Peter Ranscombe takes another light-hearted look at the world of whisky…
FEW photographers or directors can compare with David Eustace.
He’s long been a firm favourite with Scottish Field readers, whether it’s for his celebrity photos or his more arty work.
Now, he’s turned his lens on Balblair distillery in Easter Ross.
Eustace was commissioned by the distiller to explore the “unrushed craft” behind its whisky.
The result is entitled “Precious Time” and you can watch it here.
The film follows distillery manager John MacDonald as he writes a letter.
Eustace said: “The letter John writes in the film is a vehicle to highlight the value of the personal touch and the considered time taken to create it.
“Likewise, celebrating a malt whisky given equal respect and one John’s proud to associate his name with.”
He added: “One of the most enjoyable parts of whisky, for me, is that moment before you drink it.
“The key shot of the film is when John lifts the glass, looks at it and the film cuts just before he drinks it.
“This is because that moment is his time, his enjoyment – that is the precious time.”
Auctions, auctions, and more auctions
Circling back to last week’s column, and that 72-Year Old Glen Grant from bottler Gordon & MacPhail sold for HK$937,500 at Bonhams in Hong Kong – or about £95,000 if my calculator’s working properly.
The bottle was accompanied by a painting entitled “Year of the Dram”, depicting Hong Kong in 1948, the year the whisky was distilled, and a digital proof-of-purchased called a “non-fungible token” (NFT).
Christopher Pong, Bonhams’ head of sale, said: “Having recently been named the ‘World’s Best Single Cask of the Year 2022’ and ‘Scottish Single Malt Whisky of the Year’ in Whisky Bible, the Glen Grant 1948 is simply extraordinary.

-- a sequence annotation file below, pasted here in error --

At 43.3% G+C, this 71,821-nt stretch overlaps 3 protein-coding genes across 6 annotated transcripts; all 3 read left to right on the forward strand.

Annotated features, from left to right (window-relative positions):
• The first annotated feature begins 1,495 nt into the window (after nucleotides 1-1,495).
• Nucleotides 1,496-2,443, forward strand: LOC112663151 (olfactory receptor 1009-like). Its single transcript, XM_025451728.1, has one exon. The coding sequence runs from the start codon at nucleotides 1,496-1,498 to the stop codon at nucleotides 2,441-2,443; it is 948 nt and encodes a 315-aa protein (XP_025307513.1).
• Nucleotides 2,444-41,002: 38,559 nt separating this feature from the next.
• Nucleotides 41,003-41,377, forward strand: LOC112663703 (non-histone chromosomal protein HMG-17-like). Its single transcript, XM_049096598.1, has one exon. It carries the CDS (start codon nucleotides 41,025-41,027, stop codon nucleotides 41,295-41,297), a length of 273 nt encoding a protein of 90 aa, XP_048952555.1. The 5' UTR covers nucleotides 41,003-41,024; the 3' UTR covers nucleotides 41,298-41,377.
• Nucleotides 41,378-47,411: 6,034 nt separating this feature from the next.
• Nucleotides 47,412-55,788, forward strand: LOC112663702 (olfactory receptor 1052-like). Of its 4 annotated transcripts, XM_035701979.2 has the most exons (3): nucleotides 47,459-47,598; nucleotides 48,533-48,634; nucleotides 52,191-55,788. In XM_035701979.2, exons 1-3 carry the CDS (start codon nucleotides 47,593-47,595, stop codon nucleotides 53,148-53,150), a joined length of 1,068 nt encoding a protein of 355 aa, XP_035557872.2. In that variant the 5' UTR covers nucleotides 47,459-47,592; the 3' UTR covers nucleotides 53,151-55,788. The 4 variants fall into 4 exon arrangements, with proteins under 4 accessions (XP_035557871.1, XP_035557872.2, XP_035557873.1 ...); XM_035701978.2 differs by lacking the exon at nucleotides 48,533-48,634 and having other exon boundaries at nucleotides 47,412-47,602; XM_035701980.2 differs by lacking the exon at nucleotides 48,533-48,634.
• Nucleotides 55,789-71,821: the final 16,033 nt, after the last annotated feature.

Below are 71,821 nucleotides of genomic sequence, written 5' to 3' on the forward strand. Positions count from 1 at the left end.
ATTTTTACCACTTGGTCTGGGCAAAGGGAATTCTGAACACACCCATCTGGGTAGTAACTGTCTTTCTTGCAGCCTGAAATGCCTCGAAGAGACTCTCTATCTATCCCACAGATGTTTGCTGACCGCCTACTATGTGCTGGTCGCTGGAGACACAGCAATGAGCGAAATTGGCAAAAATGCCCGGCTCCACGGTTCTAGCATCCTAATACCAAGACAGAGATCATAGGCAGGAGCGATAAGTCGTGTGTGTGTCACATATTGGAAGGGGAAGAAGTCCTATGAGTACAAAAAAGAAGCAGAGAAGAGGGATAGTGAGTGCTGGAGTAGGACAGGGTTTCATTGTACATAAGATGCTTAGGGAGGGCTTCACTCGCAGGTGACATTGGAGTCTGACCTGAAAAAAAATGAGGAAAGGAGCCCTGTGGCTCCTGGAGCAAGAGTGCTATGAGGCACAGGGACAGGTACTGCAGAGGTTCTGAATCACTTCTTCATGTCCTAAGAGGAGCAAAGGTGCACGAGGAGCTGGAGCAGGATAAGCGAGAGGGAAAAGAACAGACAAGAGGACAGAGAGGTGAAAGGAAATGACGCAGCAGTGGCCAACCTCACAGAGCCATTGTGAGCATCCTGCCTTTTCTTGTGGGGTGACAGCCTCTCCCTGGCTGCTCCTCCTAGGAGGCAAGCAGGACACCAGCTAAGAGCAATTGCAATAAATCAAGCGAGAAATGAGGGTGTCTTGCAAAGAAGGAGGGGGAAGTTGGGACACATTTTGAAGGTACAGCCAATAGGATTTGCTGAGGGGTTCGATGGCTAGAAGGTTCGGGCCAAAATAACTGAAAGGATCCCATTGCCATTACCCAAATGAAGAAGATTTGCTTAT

“We are also pleased to be the first to offer a lot with an NFT work at a whisky auction.”
The world’s biggest bottle of Scotch goes under the hammer
Staying with auctions, and the world’s largest bottle of Scotch, named “The Intrepid”, has sold for £1.1 million at Lyon & Turnbull.
Standing at five feet and 11 inches tall, the bottle contains 311 litres of 32-year-old single malt from The Macallan – the equivalent to 444 standard bottles.
The massive bottle was sold to raise money for charities selected by the 11 explorers that feature on its label, including Marie Curie – selected by Sir Ranulph Fiennes – and the Campaign Against Living Miserably (CALM), chosen by Jamie Ramsay.
Daniel Monk, founder of The Intrepid Project, said: “I started contacting explorers during lockdown to get them on board and found people who could make and fill the largest bottle of Scotch whisky and together we have achieved the dream.”
Lurking under the stairs…
In online auction news, a bottle of Scotch found under the stairs of a house in Edinburgh is among the lots for which bidding has begun today.
The Port Ellen 12-Year-Old “Queen’s Visit” was bottled – as the name suggests – to commemorate Her Majesty’s visit to Islay 42 years ago.
Owner Gordon McIntosh said: “When we were selling our family home in Edinburgh over 23 years ago, the Port Ellen was one of a number of bottles I discovered by chance under the stairs.
“It was, luckily, kept upright and undisturbed in our home until we sold the house in 1998 and it moved through to Glasgow with me, re-establishing its position under our stairs.”
Check out extra auction news in Mark Littler’s in-depth column – with more coming from Mark next week.
Awards success for Doctor Bill’s whiskies
It wouldn’t be “A Week in Whisky” without some awards news, and this time it comes from Glenmorangie and its stablemate, Ardbeg.
Glenmorange picked up ten gold medals at the International Spirits Challenge, while Ardbeg carried off a further three.
At the San Francisco World Spirits Competition, the pair won 12 awards, including four “double golds” for Glenmorangie and five for Ardbeg.
Bill Lumsden, director of whisky creation at the two distilleries, said: “I’m so pleased that the mocha flavours of Glenmorangie Signet were hailed, along with so many whiskies from Glenmorangie’s delicious core range.”
And finally… Happy birthday to you
Congratulations to Amber, the restaurant and bar at the Scotch Whisky Experience in Edinburgh, which celebrated its 21st birthday on World Whisky Day last Saturday.
Father and daughter team David and Wendy Neave have guided the venue since day one, with David serving as executive chef and Wendy as head of hospitality.
The team is marking the anniversary by serving a flight of four gins – only kidding – whiskies.
Wendy chose a 21-year-old Glengoyne, senior restaurant manager Billy Somerville selected an 18-year-old Ledaig to mark his 18 years with the venue, team leader Liam Parr picked Glen Scotia Victoriana, and assistant restaurant manager Rachel Grey opted for Cardhu Amber Rock.
Read more news and reviews on Scottish Field’s whisky pages.